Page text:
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Can 120V adapters function when supplied with 240V?

  1. Aug 4, 2005 #1

    I am new here and has been thinking about this for quite some time...

    It is generally accepted that to use electrical devices in countries with AC voltages different from yours will require a separate adapter. But what actually happens in the adapter that renders it unuseable in another country?

    Let's say we have a 120V AC to 12V DC adapter. I can't be sure, but I believe what it does is flip the bottom half up, step down using a transformer, then smoothen out the waveform using capacitors.

    Now, let's say you are in a place with 240V AC wall, and you plug that adapter into the socket, does it output anything at all? Since the functions within the adapter itself are somewhat independant of voltage supplied, is it right to assume that this adapter will convert 240V AC into 24V DC?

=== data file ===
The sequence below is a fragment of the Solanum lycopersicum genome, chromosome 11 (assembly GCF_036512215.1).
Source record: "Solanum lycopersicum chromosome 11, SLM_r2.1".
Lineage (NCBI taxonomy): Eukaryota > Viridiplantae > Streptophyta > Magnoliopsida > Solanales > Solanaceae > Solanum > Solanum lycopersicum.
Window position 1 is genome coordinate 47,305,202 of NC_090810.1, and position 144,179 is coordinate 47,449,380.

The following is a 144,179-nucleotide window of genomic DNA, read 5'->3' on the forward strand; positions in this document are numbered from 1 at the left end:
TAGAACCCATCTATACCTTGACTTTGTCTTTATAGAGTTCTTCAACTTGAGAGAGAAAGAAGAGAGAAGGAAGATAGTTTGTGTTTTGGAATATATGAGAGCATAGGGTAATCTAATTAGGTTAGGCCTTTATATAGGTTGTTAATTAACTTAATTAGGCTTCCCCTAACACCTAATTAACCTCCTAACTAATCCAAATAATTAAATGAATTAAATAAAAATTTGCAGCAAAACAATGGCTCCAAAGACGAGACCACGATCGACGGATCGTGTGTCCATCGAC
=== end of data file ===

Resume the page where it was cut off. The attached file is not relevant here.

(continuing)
Thanks for reading.
  2. jcsd
  3. Aug 5, 2005 #2
    Not quite, step down-flip- smooth. There are other ways to get 12vdc from 120vac and it can be done without a transformer.

    As someone stated in another thread you will most likely let out all the smoke the manufacture put into it.

    What will happen depends on the design, but the 12vdc is usually the result of a solid state-regulating component that will attempt to maintain the 12vdc despite input voltage variations. If the device is designed for a specific function, say a power tool battery charger, component-reducing shortcuts may be taken to reduce manufacturing costs.

    In short, do not plug a 120vac device into a 240vac source.

  4. Aug 5, 2005 #3
    If it says "universal input 85-240 VAC" then it will work but it will still
    put out 12 V.

    Otherwise, don't do it!
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